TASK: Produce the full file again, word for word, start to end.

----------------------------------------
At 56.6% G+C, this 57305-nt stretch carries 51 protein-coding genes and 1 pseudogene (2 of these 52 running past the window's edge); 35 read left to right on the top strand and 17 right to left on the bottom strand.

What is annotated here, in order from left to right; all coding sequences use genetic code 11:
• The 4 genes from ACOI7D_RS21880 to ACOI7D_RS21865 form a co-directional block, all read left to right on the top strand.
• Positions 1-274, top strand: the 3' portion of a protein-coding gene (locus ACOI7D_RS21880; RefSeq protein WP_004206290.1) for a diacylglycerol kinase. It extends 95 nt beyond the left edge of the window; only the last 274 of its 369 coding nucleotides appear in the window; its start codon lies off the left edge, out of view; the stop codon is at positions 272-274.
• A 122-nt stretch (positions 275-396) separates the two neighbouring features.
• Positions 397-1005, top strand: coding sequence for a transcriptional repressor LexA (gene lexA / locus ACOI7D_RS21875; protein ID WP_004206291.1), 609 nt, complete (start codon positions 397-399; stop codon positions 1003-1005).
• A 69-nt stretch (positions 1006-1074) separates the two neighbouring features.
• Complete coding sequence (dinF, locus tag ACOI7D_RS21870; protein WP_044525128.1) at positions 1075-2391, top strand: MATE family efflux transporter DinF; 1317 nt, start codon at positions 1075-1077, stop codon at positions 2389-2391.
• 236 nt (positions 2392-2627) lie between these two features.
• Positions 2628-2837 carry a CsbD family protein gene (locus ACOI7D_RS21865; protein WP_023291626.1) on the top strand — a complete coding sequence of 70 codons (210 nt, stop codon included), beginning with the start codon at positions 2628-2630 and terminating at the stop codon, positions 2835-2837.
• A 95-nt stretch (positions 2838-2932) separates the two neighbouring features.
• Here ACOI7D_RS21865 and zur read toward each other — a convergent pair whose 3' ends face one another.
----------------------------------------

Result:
At 56.6% G+C, this 57305-nt stretch carries 51 protein-coding genes and 1 pseudogene (2 of these 52 running past the window's edge); 35 read left to right on the top strand and 17 right to left on the bottom strand.

What is annotated here, in order from left to right; all coding sequences use genetic code 11:
• The 4 genes from ACOI7D_RS21880 to ACOI7D_RS21865 form a co-directional block, all read left to right on the top strand.
• Positions 1-274, top strand: the 3' portion of a protein-coding gene (locus ACOI7D_RS21880; RefSeq protein WP_004206290.1) for a diacylglycerol kinase. It extends 95 nt beyond the left edge of the window; only the last 274 of its 369 coding nucleotides appear in the window; its start codon lies off the left edge, out of view; the stop codon is at positions 272-274.
• A 122-nt stretch (positions 275-396) separates the two neighbouring features.
• Positions 397-1005, top strand: coding sequence for a transcriptional repressor LexA (gene lexA / locus ACOI7D_RS21875; protein ID WP_004206291.1), 609 nt, complete (start codon positions 397-399; stop codon positions 1003-1005).
• A 69-nt stretch (positions 1006-1074) separates the two neighbouring features.
• Complete coding sequence (dinF, locus tag ACOI7D_RS21870; protein WP_044525128.1) at positions 1075-2391, top strand: MATE family efflux transporter DinF; 1317 nt, start codon at positions 1075-1077, stop codon at positions 2389-2391.
• 236 nt (positions 2392-2627) lie between these two features.
• Positions 2628-2837 carry a CsbD family protein gene (locus ACOI7D_RS21865; protein WP_023291626.1) on the top strand — a complete coding sequence of 70 codons (210 nt, stop codon included), beginning with the start codon at positions 2628-2630 and terminating at the stop codon, positions 2835-2837.
• A 95-nt stretch (positions 2838-2932) separates the two neighbouring features.
• Here ACOI7D_RS21865 and zur read toward each other — a convergent pair whose 3' ends face one another.